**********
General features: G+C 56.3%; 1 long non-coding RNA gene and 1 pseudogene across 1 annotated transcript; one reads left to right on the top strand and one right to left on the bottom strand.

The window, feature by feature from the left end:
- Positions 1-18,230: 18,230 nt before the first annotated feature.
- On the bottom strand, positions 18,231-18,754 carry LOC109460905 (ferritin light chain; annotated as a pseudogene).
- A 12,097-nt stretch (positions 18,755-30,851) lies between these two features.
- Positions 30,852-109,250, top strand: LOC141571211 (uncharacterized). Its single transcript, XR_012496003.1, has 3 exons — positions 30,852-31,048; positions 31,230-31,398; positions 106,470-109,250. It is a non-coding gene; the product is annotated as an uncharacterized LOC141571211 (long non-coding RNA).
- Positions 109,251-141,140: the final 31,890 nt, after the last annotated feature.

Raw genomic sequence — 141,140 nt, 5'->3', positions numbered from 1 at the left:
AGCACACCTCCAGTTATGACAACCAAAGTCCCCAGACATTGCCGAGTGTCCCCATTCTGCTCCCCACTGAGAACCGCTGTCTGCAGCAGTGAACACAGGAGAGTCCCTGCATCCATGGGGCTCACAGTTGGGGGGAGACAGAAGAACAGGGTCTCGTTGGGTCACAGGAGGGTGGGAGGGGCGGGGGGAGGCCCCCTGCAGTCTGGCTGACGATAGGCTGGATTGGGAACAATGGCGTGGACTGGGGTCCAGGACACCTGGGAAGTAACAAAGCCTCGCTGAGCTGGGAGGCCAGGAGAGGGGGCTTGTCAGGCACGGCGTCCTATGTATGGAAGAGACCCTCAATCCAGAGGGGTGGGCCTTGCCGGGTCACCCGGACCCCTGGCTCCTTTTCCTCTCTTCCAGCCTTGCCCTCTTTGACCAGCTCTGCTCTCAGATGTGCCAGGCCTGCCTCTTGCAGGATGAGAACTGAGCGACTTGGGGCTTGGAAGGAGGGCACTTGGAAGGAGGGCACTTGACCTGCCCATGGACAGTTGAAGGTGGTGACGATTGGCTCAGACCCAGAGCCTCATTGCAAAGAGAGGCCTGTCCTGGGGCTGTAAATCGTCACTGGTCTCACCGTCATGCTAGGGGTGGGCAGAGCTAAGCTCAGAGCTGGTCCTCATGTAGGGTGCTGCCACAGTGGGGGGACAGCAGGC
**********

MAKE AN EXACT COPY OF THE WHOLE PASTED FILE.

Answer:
General features: G+C 56.3%; 1 long non-coding RNA gene and 1 pseudogene across 1 annotated transcript; one reads left to right on the top strand and one right to left on the bottom strand.

The window, feature by feature from the left end:
- Positions 1-18,230: 18,230 nt before the first annotated feature.
- On the bottom strand, positions 18,231-18,754 carry LOC109460905 (ferritin light chain; annotated as a pseudogene).
- A 12,097-nt stretch (positions 18,755-30,851) lies between these two features.
- Positions 30,852-109,250, top strand: LOC141571211 (uncharacterized). Its single transcript, XR_012496003.1, has 3 exons — positions 30,852-31,048; positions 31,230-31,398; positions 106,470-109,250. It is a non-coding gene; the product is annotated as an uncharacterized LOC141571211 (long non-coding RNA).
- Positions 109,251-141,140: the final 31,890 nt, after the last annotated feature.

Raw genomic sequence — 141,140 nt, 5'->3', positions numbered from 1 at the left:
AGCACACCTCCAGTTATGACAACCAAAGTCCCCAGACATTGCCGAGTGTCCCCATTCTGCTCCCCACTGAGAACCGCTGTCTGCAGCAGTGAACACAGGAGAGTCCCTGCATCCATGGGGCTCACAGTTGGGGGGAGACAGAAGAACAGGGTCTCGTTGGGTCACAGGAGGGTGGGAGGGGCGGGGGGAGGCCCCCTGCAGTCTGGCTGACGATAGGCTGGATTGGGAACAATGGCGTGGACTGGGGTCCAGGACACCTGGGAAGTAACAAAGCCTCGCTGAGCTGGGAGGCCAGGAGAGGGGGCTTGTCAGGCACGGCGTCCTATGTATGGAAGAGACCCTCAATCCAGAGGGGTGGGCCTTGCCGGGTCACCCGGACCCCTGGCTCCTTTTCCTCTCTTCCAGCCTTGCCCTCTTTGACCAGCTCTGCTCTCAGATGTGCCAGGCCTGCCTCTTGCAGGATGAGAACTGAGCGACTTGGGGCTTGGAAGGAGGGCACTTGGAAGGAGGGCACTTGACCTGCCCATGGACAGTTGAAGGTGGTGACGATTGGCTCAGACCCAGAGCCTCATTGCAAAGAGAGGCCTGTCCTGGGGCTGTAAATCGTCACTGGTCTCACCGTCATGCTAGGGGTGGGCAGAGCTAAGCTCAGAGCTGGTCCTCATGTAGGGTGCTGCCACAGTGGGGGGACAGCAGGC